The ACT Government, through the ACT Arts Fund administered by artsACT (official site), has offered an ACT Book of the Year award since 1993. The prize recognises quality contemporary Australian literary works including fiction, non-fiction and poetry. To be eligible for the author must either reside in the ACT or strongly demonstrate an ACT literary practice, and the book must have been published in the calendar year preceding the year of nomination.
The 2007 winner, Thon That Quynh Du, won the award for his wonderful translation of Sunday Menu written by Berlin-based leading avant-garde Vietnamese writer Phan Thi Hoai.
The $10,000 Judith Wright Prize for a published collection by an Australian poet was jointly won by Victorian poet Diane Fahey, for her collection Sea Wall and River Light, and Canberra poet S.K. Kelen, for Earthly Delight
2010 Winner & Shortlists
The judges of the ACT Book of the Year Award considered Valley of Grace to be a beautiful
work both in form and in content.
It was considered that this book by Marion Halligan strongly met the criteria for the Award
being that of excellence in literature, quality of writing and a contribution to the ACT’s
literary profile. It was also considered that the work possessed a high quality physical
The book’s style was considered elegant and full of evocative detail and its structure
delicately balanced. Interwoven narratives present a loving but unsentimental picture of the
city of Paris and of the French way of life in all its charm, elegance, and sensuality. Yet
beneath these delights runs a dark undercurrent of loss and death, of betrayal, of cruelty, and of the hold that the past continues to have on the present.
Marion Halligan has a lengthy list of awards and literary prizes to her name and is a novelist,
essayist and short-story writer. She has been short-listed for the Commonwealth Writers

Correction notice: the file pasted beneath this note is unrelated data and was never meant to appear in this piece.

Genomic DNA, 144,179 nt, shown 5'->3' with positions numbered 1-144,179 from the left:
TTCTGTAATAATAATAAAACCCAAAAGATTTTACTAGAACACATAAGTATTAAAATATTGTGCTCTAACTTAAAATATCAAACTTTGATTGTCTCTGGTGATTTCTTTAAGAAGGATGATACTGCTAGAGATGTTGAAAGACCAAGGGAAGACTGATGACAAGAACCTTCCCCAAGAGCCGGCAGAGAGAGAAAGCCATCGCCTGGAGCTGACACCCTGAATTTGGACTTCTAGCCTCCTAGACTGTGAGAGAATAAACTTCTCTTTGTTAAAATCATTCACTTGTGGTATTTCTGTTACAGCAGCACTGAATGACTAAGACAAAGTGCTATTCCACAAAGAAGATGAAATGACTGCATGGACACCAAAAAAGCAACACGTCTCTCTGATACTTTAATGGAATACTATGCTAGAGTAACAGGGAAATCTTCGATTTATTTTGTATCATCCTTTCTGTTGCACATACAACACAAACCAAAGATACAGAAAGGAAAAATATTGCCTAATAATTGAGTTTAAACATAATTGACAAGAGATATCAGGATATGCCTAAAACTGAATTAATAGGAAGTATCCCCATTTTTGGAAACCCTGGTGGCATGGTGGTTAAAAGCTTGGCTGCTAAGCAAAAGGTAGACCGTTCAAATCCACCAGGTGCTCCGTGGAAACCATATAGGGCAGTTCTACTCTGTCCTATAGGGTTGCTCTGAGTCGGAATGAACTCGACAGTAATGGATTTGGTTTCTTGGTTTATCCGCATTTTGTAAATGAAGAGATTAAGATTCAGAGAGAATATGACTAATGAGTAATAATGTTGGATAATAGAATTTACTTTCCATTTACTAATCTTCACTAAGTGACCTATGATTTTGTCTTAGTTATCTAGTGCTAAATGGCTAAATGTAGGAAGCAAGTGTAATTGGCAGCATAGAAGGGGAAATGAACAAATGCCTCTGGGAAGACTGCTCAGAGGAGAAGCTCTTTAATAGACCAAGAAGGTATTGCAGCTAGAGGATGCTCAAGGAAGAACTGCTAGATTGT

Prize and the Miles Franklin Literary Award, and has been awarded the Age Book of the
Year, the Steele Rudd Award, and the Nita B. Kibble Award. In 2006 she was made a
Member of the Order of Australia for her services to Literature. She lives in Canberra.
The Short-listed nominations to the 2010 ACT Book of the Year Award are:
Andrew Byrnes, Hilary Charlesworth, and Gabrielle McKinnon for Bills of Rights in Australia: history, politics and law, UNSW Press, 2009;
Alan Gould for The Lake Woman, Australian Scholarly Publishing (an imprint of Arcadia), 2009;
Matthew Higgins for Rugged Beyond Imagination, National Museum of Australia Press, 2009; and
Mark Tredinnick for The Blue Plateau: A Landscape Memoir, University of Queenland Press, 2009.
Nicholas Drayson A Guide to the Birds of East Africa: A Novel
2008 ACT Book of the Year Award
Winner: Tony Kevin: Walking the Camino: A Modern Pilgrimage to Santiago [Scribe Publications]
In May 2006, armed only with a small rucksack and a staff, Tony Kevin, an overweight, sedentary, 63- year-old former diplomat, set off on an eight-week trek across Spain. But this was not just a very long walk - it was a pilgrimage. From Granada, in the southeast, to Santiago de Compostela, in the far northwest, Tony followed the Via Mozarabe and the Via de la Plata, two of the many pilgrim trails that crisscross Spain and Portugal and that all lead to a single destination. More
Nicholas Drayson: Love and the Platypus [Scribe Publications] -